Both the Zenbook Flip 14 and the Yoga 920 sport Intel’s latest and greatest mobile CPUs, the powerful and efficient eighth-generation Intel Core series. Our review units were equipped with the Intel Core i7-8550U, a chip that packs in four cores, doubling the previous generation. The CPU manages clock speeds to provide awesome performance when needed, and great efficiency when battery life is paramount.

While Asus and Lenovo both squeeze out good performance from the CPUs, the Yoga 920 was just slightly faster in terms of its processor performance. But the ZenBook Flip 14 has a trick up its sleave — it incorporates a discrete GPU, the low-end Nvidia GeForce MX150. This isn’t a hardcore gaming GPU but rather one that’s suited for older titles and eSports gaming, but it’s significantly faster than the usual integrated Intel graphics inside the Yoga 920.

If you want to do some light gaming on your convertible 2-in-1, or to encode some video, then you’ll appreciate the ZenBook Flip 14’s mobile graphics performance.

Winner: Asus ZenBook Flip 14

Keyboard, Mouse, and Pen

Mark Coppock/Digital Trends

In our review, we weren’t terribly impressed by the ZenBook Flip 14’s keyboard, finding that while it offered decent key travel, the bottoming action is much too abrupt and makes typing less comfortable and precise. The touchpad was good, however, with Microsoft Precision touchpad support and a large surface area — although some of it is taken up by the Windows Hello-supporting fingerprint scanner. Asus includes its active pen with the ZenBook, but the machine’s display is oddly sticky and makes inking an imprecise affair.

The Yoga 920’s keyboard is of typical Lenovo quality, on the other hand. While we found the keys a bit stiff, the good travel and distinct tactile feedback made for a precise typing experience. The Microsoft Precision touchpad was less responsive than we like, though, with some issues using gestures. The Lenovo active pen was another standout, offering four times the pressure sensitivity (4,096 versus 1,024), and with a display that provides a more suitable surface, and thus a significantly better inking experience. The Yoga 920 also uses a fingerprint scanner for Windows Hello support.

Although the ZenBook Flip 14’s touchpad was better, the Yoga 920’s keyboard and pen are vast improvements. They combined to give Lenovo the win in this round.

Winner: Lenovo Yoga 920


Asus focused mostly on providing legacy connectivity support on the ZenBook Flip 14, with two USB-A 3.0 ports and a full-size HDMI port to go with the single USB-C 3.1 port. That’s in addition to the microSD card slot, 2×2 MU-MIMO Wi-Fi, and Bluetooth. Most notably, Asus did not equip its 2-in-1 with Thunderbolt 3, which limits display support and negates the option of an external GPU enclosure.

Lenovo, on the other hand, looked to both the past and the present with the Yoga 920, equipping a USB-A 3.0 port to go with two Thunderbolt 3-supporting USB-C ports. There’s also an SD card reader and the usual Wi-Fi and Bluetooth connectivity.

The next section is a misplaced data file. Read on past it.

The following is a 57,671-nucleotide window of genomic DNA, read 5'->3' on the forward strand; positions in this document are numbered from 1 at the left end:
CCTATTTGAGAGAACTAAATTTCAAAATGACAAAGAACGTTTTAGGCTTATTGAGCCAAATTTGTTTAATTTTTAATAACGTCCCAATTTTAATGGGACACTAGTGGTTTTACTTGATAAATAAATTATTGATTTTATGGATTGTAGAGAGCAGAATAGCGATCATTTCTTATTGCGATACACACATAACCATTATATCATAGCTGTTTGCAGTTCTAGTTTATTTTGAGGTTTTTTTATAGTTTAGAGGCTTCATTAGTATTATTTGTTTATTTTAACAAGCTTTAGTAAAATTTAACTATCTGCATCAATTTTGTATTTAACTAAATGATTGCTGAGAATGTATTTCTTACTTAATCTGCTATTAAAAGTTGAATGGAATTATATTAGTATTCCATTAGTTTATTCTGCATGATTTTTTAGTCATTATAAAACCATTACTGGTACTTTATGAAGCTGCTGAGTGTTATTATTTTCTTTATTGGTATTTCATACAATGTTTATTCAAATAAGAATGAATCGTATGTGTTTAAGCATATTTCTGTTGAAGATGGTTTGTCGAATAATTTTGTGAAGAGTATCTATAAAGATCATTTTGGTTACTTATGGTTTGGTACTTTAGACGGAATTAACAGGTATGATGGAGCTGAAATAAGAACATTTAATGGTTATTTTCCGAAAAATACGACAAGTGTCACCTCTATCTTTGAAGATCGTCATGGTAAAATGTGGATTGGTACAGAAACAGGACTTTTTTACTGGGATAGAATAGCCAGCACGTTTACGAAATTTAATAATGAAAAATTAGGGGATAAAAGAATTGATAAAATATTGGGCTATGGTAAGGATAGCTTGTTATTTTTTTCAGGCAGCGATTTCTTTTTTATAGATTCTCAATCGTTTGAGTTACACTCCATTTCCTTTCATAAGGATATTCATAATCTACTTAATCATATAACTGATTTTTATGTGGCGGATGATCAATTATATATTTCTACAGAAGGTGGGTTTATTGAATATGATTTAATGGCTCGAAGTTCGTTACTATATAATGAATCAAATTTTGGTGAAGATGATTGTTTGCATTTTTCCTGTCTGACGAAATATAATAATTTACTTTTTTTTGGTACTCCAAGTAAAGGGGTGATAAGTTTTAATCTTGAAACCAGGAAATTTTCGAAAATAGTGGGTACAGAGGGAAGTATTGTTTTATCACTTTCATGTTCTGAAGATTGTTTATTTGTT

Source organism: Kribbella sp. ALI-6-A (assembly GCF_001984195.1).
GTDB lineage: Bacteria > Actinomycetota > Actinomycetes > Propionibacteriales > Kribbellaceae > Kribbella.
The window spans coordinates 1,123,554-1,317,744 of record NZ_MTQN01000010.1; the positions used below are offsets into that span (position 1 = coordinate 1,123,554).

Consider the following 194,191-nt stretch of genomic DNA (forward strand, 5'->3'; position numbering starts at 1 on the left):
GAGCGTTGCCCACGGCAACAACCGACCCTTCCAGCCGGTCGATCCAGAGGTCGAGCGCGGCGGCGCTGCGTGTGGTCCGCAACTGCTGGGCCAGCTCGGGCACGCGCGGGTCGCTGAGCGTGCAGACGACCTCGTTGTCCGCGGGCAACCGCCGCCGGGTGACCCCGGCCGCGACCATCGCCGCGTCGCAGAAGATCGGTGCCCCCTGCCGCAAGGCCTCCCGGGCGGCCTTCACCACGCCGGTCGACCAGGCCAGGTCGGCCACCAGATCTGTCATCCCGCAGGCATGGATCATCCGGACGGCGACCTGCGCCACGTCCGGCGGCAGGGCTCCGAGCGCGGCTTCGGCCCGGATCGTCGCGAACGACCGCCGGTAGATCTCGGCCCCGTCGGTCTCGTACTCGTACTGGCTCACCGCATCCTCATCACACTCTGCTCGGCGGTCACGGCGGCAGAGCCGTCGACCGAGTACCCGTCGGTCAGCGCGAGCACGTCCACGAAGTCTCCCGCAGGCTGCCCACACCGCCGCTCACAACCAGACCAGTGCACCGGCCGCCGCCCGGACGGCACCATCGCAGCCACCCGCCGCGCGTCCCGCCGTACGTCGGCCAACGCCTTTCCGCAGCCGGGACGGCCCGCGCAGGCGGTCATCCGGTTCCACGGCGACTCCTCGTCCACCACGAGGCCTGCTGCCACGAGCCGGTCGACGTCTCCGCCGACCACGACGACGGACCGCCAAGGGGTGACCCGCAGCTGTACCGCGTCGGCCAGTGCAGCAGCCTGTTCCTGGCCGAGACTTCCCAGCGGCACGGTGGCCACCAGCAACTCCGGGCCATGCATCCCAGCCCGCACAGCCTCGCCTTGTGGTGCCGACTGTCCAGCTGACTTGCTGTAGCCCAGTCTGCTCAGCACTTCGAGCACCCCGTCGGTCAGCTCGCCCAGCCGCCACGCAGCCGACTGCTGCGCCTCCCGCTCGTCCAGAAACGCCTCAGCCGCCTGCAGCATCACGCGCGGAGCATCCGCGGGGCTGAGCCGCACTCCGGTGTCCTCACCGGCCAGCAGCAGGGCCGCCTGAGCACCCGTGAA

The Yoga 920 might not have a discrete GPU, but its Thunderbolt 3 support means you can plug in an external GPU enclosure for even faster gaming than the ZenBook Flip 14 as long as you’re sitting still. That gives Lenovo another win.

Winner: Lenovo Yoga 920


Mark Coppock/Digital Trends

We found the ZenBook Flip 14’s 14-inch Full HD (1,920 x 1,080 or 157 PPI) display to be slightly less than average for the premium 2-in-1 class. Brightness was particularly low, and contrast and color gamut were all at the low end of the range. It was a decent enough experience subjectively, as are even average premium displays today, but its objective qualities leave something to be desired.

The Yoga 920’s 13.9-inch Full HD (158 PPI) display was quite a bit better. First, brightness was much higher, exceeding the 300 nit baseline we like to see, and its contrast and color support were superior. Perhaps most important, Lenovo also offers a 4K UHD (3,840 x 2,160 or 317 PPI) option for the Yoga 920, something that Asus is not offering for the ZenBook.

Not only is the Yoga 920’s entry-level display better, but you can step up to a much sharper 4K option as well. That’s a real win for Lenovo.

Winner: Lenovo Yoga 920

Portability and Battery Life

Intel’s eighth-generation CPUs are very efficient when they’re working on the typical productivity task. They’ll use more battery if you doing more intensive tasks like encoding video, but Office work, web browsing, and watching movies will barely move the battery meter.

In our testing, the Yoga 920 and ZenBook Flip 14 both burned the battery at close to the same clip when performing more CPU intensive tasks, coming within a few minutes of each other running our intensive Basemark test and looping through a series of web pages. The Yoga 920, however, last almost four hours longer when playing a local video, meaning that its going to last much longer when you’re consuming media.